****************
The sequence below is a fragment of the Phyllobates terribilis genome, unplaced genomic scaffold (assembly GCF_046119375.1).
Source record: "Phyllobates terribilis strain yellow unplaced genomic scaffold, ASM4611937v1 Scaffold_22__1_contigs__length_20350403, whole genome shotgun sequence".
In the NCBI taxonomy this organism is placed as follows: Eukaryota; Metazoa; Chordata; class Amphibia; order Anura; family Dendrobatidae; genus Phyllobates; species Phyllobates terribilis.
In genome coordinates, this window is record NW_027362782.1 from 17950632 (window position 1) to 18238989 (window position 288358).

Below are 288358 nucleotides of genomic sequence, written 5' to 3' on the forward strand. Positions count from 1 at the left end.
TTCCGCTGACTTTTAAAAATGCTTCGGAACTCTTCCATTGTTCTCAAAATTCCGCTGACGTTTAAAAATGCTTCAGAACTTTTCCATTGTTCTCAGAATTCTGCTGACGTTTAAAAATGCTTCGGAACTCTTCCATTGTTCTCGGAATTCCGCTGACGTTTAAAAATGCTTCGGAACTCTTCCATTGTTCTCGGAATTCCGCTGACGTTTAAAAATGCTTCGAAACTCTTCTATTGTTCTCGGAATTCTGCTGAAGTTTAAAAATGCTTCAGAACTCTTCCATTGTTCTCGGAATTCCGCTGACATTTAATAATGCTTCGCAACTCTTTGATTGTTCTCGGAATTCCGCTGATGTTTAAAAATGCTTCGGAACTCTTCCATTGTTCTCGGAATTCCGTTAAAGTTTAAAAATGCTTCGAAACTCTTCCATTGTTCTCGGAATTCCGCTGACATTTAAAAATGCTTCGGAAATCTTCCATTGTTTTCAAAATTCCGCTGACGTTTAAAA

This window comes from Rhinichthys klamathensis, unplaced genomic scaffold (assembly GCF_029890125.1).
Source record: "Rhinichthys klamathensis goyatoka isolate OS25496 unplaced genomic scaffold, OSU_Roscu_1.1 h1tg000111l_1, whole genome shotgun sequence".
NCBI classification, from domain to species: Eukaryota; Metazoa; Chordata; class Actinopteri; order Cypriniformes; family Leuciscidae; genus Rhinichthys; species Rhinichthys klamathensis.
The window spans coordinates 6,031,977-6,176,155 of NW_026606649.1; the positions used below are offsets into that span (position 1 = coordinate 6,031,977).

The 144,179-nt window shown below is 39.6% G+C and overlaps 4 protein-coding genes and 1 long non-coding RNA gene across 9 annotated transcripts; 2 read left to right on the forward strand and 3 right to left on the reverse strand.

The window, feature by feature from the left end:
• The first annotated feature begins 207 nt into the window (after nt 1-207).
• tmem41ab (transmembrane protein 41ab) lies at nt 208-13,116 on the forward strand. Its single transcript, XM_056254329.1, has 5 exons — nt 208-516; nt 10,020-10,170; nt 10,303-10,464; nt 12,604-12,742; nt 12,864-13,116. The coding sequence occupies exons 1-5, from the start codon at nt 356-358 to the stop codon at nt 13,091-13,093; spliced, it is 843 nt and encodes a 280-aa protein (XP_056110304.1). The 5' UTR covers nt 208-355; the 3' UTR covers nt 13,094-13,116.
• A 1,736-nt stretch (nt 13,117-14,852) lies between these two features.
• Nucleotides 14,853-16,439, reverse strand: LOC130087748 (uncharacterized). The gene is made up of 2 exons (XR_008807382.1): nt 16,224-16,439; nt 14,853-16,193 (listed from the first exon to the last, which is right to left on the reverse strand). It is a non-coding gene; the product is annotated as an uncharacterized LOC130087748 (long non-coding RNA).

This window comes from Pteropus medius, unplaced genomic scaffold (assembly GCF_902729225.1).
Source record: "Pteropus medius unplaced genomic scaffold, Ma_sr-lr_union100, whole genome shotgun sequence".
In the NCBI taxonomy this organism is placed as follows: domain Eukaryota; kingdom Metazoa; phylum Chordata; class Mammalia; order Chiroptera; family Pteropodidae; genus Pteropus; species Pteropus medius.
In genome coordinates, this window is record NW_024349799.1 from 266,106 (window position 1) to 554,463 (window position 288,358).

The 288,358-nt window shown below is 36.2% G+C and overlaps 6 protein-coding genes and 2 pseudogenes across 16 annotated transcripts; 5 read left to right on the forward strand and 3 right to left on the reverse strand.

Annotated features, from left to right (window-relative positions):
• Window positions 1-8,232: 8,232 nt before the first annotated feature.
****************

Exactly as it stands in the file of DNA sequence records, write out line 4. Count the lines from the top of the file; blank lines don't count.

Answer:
In genome coordinates, this window is record NW_027362782.1 from 17950632 (window position 1) to 18238989 (window position 288358).